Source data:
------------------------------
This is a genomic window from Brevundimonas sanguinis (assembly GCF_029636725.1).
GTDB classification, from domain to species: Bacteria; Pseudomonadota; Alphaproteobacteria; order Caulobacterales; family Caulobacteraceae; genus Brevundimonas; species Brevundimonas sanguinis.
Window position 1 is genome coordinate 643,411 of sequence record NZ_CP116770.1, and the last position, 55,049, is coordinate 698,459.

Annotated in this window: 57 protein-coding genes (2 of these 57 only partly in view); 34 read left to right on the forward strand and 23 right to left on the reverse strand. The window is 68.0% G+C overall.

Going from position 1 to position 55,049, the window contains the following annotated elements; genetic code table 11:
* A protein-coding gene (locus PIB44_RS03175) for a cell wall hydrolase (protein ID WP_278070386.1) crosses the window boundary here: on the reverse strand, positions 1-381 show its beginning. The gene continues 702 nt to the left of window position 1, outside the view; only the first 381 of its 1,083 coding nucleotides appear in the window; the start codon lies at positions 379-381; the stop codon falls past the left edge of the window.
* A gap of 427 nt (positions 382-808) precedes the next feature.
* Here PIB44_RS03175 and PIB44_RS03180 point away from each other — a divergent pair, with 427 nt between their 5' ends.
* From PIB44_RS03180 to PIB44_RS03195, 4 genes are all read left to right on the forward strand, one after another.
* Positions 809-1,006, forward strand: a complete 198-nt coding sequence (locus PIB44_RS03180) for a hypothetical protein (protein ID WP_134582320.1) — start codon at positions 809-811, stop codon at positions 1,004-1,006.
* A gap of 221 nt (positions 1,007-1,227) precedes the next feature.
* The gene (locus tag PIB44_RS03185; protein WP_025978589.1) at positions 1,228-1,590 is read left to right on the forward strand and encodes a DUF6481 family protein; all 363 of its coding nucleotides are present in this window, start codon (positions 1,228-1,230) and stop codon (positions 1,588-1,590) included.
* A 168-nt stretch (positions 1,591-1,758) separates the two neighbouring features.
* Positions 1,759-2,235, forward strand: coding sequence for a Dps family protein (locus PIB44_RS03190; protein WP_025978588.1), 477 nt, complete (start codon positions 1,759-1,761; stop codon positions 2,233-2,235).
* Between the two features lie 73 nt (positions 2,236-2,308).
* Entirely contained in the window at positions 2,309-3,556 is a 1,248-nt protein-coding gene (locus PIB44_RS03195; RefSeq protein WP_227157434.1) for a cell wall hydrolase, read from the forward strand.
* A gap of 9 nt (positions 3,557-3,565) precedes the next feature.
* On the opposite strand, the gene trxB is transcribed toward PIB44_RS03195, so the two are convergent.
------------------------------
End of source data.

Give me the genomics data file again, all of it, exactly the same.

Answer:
This is a genomic window from Brevundimonas sanguinis (assembly GCF_029636725.1).
GTDB classification, from domain to species: Bacteria; Pseudomonadota; Alphaproteobacteria; order Caulobacterales; family Caulobacteraceae; genus Brevundimonas; species Brevundimonas sanguinis.
Window position 1 is genome coordinate 643,411 of sequence record NZ_CP116770.1, and the last position, 55,049, is coordinate 698,459.

Annotated in this window: 57 protein-coding genes (2 of these 57 only partly in view); 34 read left to right on the forward strand and 23 right to left on the reverse strand. The window is 68.0% G+C overall.

Going from position 1 to position 55,049, the window contains the following annotated elements; genetic code table 11:
* A protein-coding gene (locus PIB44_RS03175) for a cell wall hydrolase (protein ID WP_278070386.1) crosses the window boundary here: on the reverse strand, positions 1-381 show its beginning. The gene continues 702 nt to the left of window position 1, outside the view; only the first 381 of its 1,083 coding nucleotides appear in the window; the start codon lies at positions 379-381; the stop codon falls past the left edge of the window.
* A gap of 427 nt (positions 382-808) precedes the next feature.
* Here PIB44_RS03175 and PIB44_RS03180 point away from each other — a divergent pair, with 427 nt between their 5' ends.
* From PIB44_RS03180 to PIB44_RS03195, 4 genes are all read left to right on the forward strand, one after another.
* Positions 809-1,006, forward strand: a complete 198-nt coding sequence (locus PIB44_RS03180) for a hypothetical protein (protein ID WP_134582320.1) — start codon at positions 809-811, stop codon at positions 1,004-1,006.
* A gap of 221 nt (positions 1,007-1,227) precedes the next feature.
* The gene (locus tag PIB44_RS03185; protein WP_025978589.1) at positions 1,228-1,590 is read left to right on the forward strand and encodes a DUF6481 family protein; all 363 of its coding nucleotides are present in this window, start codon (positions 1,228-1,230) and stop codon (positions 1,588-1,590) included.
* A 168-nt stretch (positions 1,591-1,758) separates the two neighbouring features.
* Positions 1,759-2,235, forward strand: coding sequence for a Dps family protein (locus PIB44_RS03190; protein WP_025978588.1), 477 nt, complete (start codon positions 1,759-1,761; stop codon positions 2,233-2,235).
* Between the two features lie 73 nt (positions 2,236-2,308).
* Entirely contained in the window at positions 2,309-3,556 is a 1,248-nt protein-coding gene (locus PIB44_RS03195; RefSeq protein WP_227157434.1) for a cell wall hydrolase, read from the forward strand.
* A gap of 9 nt (positions 3,557-3,565) precedes the next feature.
* On the opposite strand, the gene trxB is transcribed toward PIB44_RS03195, so the two are convergent.